For a long time, I thought changing your oil has to be crazy hard. I mean, they charge a ridiculous amount of money for it at some places so it has to be difficult, right? Wrong. So wrong. Nathan was happy to show me that even I, a very non-car person, can do it in just a few easy steps.
If you’re changing your own oil, please use standard safety procedures when changing your oil. Also, you should always refer to your own vehicle’s manual before changing your oil as every vehicle is a little bit different.
Oil – Check your owner’s manual for the type your vehicle requires
Oil Filter – Check your owner’s manual for the type your vehicle requires
Oil Filter Wrench
Oil Drip Pan
Rags/Towels for Oil Clean-Up
Jack and Jack Stands or Ramps
Jack up the vehicle and brace it with jack stands or drive it up the ramps. Be sure to use standard safety procedures for this step to ensure the vehicle will not fall or roll backwards.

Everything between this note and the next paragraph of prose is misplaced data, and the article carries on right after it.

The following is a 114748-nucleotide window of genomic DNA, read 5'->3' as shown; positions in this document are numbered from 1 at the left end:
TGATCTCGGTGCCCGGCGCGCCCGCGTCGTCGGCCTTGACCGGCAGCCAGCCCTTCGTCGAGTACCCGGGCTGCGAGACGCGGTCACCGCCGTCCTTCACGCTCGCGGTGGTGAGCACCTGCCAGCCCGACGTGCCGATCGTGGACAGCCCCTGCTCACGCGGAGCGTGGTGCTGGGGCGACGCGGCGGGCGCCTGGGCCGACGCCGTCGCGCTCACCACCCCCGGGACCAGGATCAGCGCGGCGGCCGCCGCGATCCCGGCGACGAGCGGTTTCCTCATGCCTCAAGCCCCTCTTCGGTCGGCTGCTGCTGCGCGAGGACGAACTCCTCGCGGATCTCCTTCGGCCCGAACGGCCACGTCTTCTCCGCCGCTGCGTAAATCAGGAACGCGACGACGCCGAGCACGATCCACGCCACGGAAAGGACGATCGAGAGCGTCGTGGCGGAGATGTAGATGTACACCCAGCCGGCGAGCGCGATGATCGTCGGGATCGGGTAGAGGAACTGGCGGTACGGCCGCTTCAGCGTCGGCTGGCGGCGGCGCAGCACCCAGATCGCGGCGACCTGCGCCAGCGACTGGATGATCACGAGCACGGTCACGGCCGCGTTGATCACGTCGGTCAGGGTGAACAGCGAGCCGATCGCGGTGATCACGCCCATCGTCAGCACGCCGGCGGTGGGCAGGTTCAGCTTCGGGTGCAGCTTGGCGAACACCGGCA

Pop the hood on the vehicle and brace (if necessary.)
Loosen the oil drain plug with a socket wrench. Place the oil drip pan under the plug and remove the oil drain plug to let the oil drain into the pan.
Once the oil has drained out, replace the plug and tighten.
Locate the oil filter (this should be able to be found in your owner’s manual) and remove. Replace with new one per the owner’s manual instructions.
Remove the cap for the engine oil. Using the funnel, pour the amount of oil necessary (also in the owner’s manual) into the engine oil opening.